Since the Brown decision, the U. S. Supreme Court has ruled that questions concerning damages in FELA cases are governed by federal law, and that in such cases it is error to refuse to instruct the jury that an award of damages is not subject to federal income tax. Norfolk & Western R. Co. v. Liepelt, 444 U.S. 490 (100 SC 755, 62 LE2d 689) (1980); see Seaboard System Railroad v. Taylor, 176 Ga. App. 847, 850 (338 SE2d 23) (1985) (a FELA case applying the Liepelt rule). Liepelt was responding to a perceived danger that a jury might improperly inflate the award to compensate for an imaginary tax. Though Liepelt establishes the law in cases arising under the FELA, it is not binding in this case arising under Georgia's wrongful death law. See Ageloff v. Delta Airlines, 860 F2d 379, 390 (11th Cir. 1988); Croce v. Bromley Corp., 623 F2d 1084, 1096-1097 (5th Cir. 1980).

It is not necessary to decide here whether giving such an instruction would have been proper.[1]

*237 We hold that the trial court did not err in refusing to give the requested instruction. The jury was otherwise properly instructed on damages, and there is no indication from the present record that the jury's award may have been affected by a misapprehension as to tax consequences. Compare Stolz v. Shulman, 191 Ga. App. 864, 866-867 (383 SE2d 559) (1989) (not error to instruct jury on tax consequences concerning the award where tax evidence admitted in the case required the clarifying instructions).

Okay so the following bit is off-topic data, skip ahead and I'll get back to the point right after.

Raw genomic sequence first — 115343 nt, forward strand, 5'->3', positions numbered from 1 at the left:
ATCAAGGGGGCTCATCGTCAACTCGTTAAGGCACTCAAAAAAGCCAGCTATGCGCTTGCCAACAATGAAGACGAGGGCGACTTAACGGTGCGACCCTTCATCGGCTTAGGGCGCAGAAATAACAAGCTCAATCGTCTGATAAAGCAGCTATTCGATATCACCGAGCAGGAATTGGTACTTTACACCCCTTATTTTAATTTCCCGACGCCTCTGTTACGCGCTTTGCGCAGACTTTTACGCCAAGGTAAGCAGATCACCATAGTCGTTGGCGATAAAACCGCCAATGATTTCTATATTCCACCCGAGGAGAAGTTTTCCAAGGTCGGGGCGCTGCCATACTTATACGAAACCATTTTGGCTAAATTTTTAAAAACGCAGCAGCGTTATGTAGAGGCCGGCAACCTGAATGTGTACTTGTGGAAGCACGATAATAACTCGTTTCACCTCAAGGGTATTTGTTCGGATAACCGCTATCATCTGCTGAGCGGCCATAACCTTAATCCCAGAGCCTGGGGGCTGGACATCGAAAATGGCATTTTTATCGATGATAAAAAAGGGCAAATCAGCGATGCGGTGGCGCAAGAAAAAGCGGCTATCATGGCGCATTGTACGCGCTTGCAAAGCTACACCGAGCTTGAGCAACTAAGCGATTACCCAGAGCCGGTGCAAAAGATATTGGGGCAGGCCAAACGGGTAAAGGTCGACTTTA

Judgment affirmed. Sognier, C. J., and McMurray, P. J., concur.

NOTES

[1] The issue appears to be unresolved in Georgia. Although dicta in Brown, supra, indicates the charge, if given, would have been improper, the holding was only that the refusal to give the charge was not error. In any event, Brown, generally cited as authority that the requested instruction should not be given, was a FELA case superseded on this issue by Liepelt, supra. Declining to follow Liepelt in cases arising under state law, the majority of states has held that the refusal to give the instruction is not reversible error, a minority has followed Liepelt, and a few have held the matter to be within the discretion of the trial court. Rego Co. v. McKown-Katy, 801 P2d 536 (Colo. 1990); see Gray Drugfair v. Heller, 478 S2d 1159 (Fla. App. 3 Dist. 1985) (declining to follow Liepelt, and holding that refusal to so instruct was in the discretion of the court). See generally Propriety Of Taking Income Tax Into Consideration In Fixing Damages In Personal Injury Or Death Action, 16 ALR 4th, p. 589.